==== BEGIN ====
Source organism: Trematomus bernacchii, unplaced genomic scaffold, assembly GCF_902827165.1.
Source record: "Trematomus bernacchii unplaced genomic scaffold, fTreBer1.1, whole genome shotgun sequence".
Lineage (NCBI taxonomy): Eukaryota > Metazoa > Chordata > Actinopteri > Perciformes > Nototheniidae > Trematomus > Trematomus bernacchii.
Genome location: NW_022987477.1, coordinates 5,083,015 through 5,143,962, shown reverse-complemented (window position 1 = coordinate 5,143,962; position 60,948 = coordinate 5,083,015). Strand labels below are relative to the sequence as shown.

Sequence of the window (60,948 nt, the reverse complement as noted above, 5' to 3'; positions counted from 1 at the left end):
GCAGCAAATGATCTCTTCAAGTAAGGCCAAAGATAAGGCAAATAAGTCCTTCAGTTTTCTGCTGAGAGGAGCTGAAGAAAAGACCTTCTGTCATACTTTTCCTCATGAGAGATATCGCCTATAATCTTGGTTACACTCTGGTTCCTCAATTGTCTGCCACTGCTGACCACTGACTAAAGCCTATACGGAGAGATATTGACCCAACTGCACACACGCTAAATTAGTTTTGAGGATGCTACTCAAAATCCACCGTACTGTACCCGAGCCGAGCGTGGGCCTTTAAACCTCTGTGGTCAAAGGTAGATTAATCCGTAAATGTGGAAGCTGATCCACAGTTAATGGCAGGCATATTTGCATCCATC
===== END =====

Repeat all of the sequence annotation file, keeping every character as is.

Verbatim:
Source organism: Trematomus bernacchii, unplaced genomic scaffold, assembly GCF_902827165.1.
Source record: "Trematomus bernacchii unplaced genomic scaffold, fTreBer1.1, whole genome shotgun sequence".
Lineage (NCBI taxonomy): Eukaryota > Metazoa > Chordata > Actinopteri > Perciformes > Nototheniidae > Trematomus > Trematomus bernacchii.
Genome location: NW_022987477.1, coordinates 5,083,015 through 5,143,962, shown reverse-complemented (window position 1 = coordinate 5,143,962; position 60,948 = coordinate 5,083,015). Strand labels below are relative to the sequence as shown.

Sequence of the window (60,948 nt, the reverse complement as noted above, 5' to 3'; positions counted from 1 at the left end):
GCAGCAAATGATCTCTTCAAGTAAGGCCAAAGATAAGGCAAATAAGTCCTTCAGTTTTCTGCTGAGAGGAGCTGAAGAAAAGACCTTCTGTCATACTTTTCCTCATGAGAGATATCGCCTATAATCTTGGTTACACTCTGGTTCCTCAATTGTCTGCCACTGCTGACCACTGACTAAAGCCTATACGGAGAGATATTGACCCAACTGCACACACGCTAAATTAGTTTTGAGGATGCTACTCAAAATCCACCGTACTGTACCCGAGCCGAGCGTGGGCCTTTAAACCTCTGTGGTCAAAGGTAGATTAATCCGTAAATGTGGAAGCTGATCCACAGTTAATGGCAGGCATATTTGCATCCATC